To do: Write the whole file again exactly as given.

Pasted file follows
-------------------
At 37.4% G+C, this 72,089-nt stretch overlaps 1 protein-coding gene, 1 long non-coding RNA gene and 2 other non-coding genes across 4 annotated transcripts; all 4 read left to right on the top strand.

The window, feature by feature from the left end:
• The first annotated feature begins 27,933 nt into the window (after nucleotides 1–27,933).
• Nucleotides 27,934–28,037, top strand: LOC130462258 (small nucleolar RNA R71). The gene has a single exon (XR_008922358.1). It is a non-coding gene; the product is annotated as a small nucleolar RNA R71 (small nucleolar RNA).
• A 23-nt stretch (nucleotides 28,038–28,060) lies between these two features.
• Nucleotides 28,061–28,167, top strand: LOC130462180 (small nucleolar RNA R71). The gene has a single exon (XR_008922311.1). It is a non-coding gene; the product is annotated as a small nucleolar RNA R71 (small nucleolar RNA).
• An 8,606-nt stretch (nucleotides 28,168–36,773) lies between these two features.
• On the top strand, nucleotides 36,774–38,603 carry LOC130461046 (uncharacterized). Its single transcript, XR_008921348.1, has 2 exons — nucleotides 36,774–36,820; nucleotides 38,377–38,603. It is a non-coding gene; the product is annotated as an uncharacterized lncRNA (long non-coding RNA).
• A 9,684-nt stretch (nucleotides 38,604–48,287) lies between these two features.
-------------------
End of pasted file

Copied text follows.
At 37.4% G+C, this 72,089-nt stretch overlaps 1 protein-coding gene, 1 long non-coding RNA gene and 2 other non-coding genes across 4 annotated transcripts; all 4 read left to right on the top strand.

The window, feature by feature from the left end:
• The first annotated feature begins 27,933 nt into the window (after nucleotides 1–27,933).
• Nucleotides 27,934–28,037, top strand: LOC130462258 (small nucleolar RNA R71). The gene has a single exon (XR_008922358.1). It is a non-coding gene; the product is annotated as a small nucleolar RNA R71 (small nucleolar RNA).
• A 23-nt stretch (nucleotides 28,038–28,060) lies between these two features.
• Nucleotides 28,061–28,167, top strand: LOC130462180 (small nucleolar RNA R71). The gene has a single exon (XR_008922311.1). It is a non-coding gene; the product is annotated as a small nucleolar RNA R71 (small nucleolar RNA).
• An 8,606-nt stretch (nucleotides 28,168–36,773) lies between these two features.
• On the top strand, nucleotides 36,774–38,603 carry LOC130461046 (uncharacterized). Its single transcript, XR_008921348.1, has 2 exons — nucleotides 36,774–36,820; nucleotides 38,377–38,603. It is a non-coding gene; the product is annotated as an uncharacterized lncRNA (long non-coding RNA).
• A 9,684-nt stretch (nucleotides 38,604–48,287) lies between these two features.